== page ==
12 November 2018 News

"Its Business Time" for Rocket Lab's first commercial flight

A Rocket Lab Electron booster lifts off from the Mahia Peninsula on 10 Nov, 2018, carrying six small satellites and a technology demonstrator for the company's
A Rocket Lab Electron booster lifts off from the Mahia Peninsula on 10 Nov, 2018, carrying six small satellites and a technology demonstrator for the company's "It's Business Time," mission. Image: Rocket Lab via Twitter

Signalling indeed that “It’s Business Time,” Rocket Lab’s aptly named mission saw the company’s first commercial launch successfully deploy six small satellites into a low-Earth orbit over the weekend; a move that opens up the floodgates for a flurry of launches from this New Zealand based startup.

“The world is waking up to the new normal,” said Rocket Lab founder and chief executive Peter Beck, speaking of the triumphant launch. “We’re thrilled to be leading the small satellite launch industry by reaching orbit a second time and deploying more payloads.”

After blasting off from the company's New Zealand launch site in the early hours of Sunday morning, the two-stage Electron launch vehicle successfully separated to off-load satellites for Spire Global, Tyvak Nano-Satellite Systems, Fleet Space Technologies and the Irvine CubeSat Stem Program.

Hoping to eventually take away some of the hundreds (if not thousands) of defunct satellites burgeoning our skies, one interesting payload to hitch a ride with the Electron was a drag sail technology demonstrator, designed and built by High Performance Space Structure Systems GmbH, known as NABEO. The device, which was built with support of the state of Bavaria, will test the ability to passively deorbit inactive, small satellites using atmospheric drag.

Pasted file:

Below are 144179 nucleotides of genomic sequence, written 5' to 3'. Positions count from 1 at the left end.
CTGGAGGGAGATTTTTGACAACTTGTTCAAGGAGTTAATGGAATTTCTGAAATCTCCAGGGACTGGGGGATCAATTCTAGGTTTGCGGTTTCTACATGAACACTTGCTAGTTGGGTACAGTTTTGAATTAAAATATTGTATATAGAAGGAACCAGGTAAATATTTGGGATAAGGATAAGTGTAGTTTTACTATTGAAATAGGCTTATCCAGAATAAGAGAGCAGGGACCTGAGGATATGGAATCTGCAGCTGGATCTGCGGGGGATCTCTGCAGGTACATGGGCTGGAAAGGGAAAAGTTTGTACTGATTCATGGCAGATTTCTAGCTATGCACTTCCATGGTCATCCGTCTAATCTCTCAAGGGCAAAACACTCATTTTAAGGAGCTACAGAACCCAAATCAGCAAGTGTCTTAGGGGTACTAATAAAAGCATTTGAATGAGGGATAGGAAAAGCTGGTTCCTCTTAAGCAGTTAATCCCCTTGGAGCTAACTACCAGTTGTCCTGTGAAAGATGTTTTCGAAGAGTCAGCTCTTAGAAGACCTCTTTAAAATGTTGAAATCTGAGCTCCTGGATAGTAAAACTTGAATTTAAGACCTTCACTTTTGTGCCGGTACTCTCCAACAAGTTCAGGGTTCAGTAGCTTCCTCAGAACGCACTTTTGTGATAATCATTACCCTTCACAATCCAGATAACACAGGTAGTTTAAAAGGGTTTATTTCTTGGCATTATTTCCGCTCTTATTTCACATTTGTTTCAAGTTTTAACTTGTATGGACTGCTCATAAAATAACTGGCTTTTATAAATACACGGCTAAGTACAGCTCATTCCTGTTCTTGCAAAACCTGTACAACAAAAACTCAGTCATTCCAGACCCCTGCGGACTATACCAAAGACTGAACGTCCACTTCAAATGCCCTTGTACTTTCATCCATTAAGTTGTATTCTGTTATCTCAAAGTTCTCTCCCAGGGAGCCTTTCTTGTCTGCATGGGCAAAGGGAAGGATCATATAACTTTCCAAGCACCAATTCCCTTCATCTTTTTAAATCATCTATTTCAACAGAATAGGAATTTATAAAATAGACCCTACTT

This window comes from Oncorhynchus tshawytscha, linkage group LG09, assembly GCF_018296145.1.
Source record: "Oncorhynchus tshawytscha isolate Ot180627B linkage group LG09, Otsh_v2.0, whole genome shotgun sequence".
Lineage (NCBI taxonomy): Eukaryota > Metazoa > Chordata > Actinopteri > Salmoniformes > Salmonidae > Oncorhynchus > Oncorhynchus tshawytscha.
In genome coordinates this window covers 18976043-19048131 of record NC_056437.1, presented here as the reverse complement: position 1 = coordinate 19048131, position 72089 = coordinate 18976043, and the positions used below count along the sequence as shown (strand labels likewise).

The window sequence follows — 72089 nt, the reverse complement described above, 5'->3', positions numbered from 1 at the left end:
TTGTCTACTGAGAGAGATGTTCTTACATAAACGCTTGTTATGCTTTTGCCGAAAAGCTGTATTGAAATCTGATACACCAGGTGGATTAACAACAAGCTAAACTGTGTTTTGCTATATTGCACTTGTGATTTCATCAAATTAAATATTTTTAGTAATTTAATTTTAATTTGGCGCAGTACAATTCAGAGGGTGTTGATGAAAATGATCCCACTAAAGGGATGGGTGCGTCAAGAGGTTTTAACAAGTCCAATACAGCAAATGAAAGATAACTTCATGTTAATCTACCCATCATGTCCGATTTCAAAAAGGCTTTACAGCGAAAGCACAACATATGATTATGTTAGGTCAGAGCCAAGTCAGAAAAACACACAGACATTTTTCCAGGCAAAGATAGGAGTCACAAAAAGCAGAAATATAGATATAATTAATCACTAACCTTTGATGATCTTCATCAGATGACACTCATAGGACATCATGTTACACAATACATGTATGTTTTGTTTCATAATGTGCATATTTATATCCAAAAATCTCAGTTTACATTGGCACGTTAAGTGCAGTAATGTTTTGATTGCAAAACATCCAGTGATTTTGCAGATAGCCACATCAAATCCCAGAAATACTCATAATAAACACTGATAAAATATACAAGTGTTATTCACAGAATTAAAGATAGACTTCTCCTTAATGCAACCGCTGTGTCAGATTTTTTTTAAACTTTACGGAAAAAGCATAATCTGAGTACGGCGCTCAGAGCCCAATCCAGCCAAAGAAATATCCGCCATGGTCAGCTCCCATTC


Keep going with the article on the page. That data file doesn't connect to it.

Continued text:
The Electron orbital launch vehicle had its inaugural test flight in May 2017, followed by an equally successful demonstration mission entitled “Still Testing” in January of this year, where its payload provider Planet, added yet another data-collecting device to the world's largest fleet of Earth-imaging satellites.

Not one to rest on his laurels, Peter Beck said that the company’s services were much in demand and as such the team would be swiftly moving onto “the incredibly exciting ELaNa 19 mission for NASA” in the next few weeks.

Rocket Lab’s success is partly down to its production facilities that enable rapid mass production of its Electron launch vehicle as all of its main components are 3D-printed, which helps to cut both cost and time for manufacturing.

On top of this, the company has a private launch complex stationed on the remote Māhia Peninsula in eastern New Zealand that is licensed to launch up to 120 times per year. “With the Electron launch vehicle, rapid and reliable access to space is now a reality for small satellites,” added Beck.

Popular articles

Popular articles


Laying the foundations for cosmic habitation

An artistic vision of the space debris nightmare. Specials

Urgent action needed to avert space debris threat

A Soyuz 2.1A rocket lifts off on 27 December from Vostochny Cosmodrome carrying a pair pf Kanopus-V remote sensing satellites and a secondary payload of 26 smallsats arranged by GK Launch Services. Astronautics

Space launch industry analysis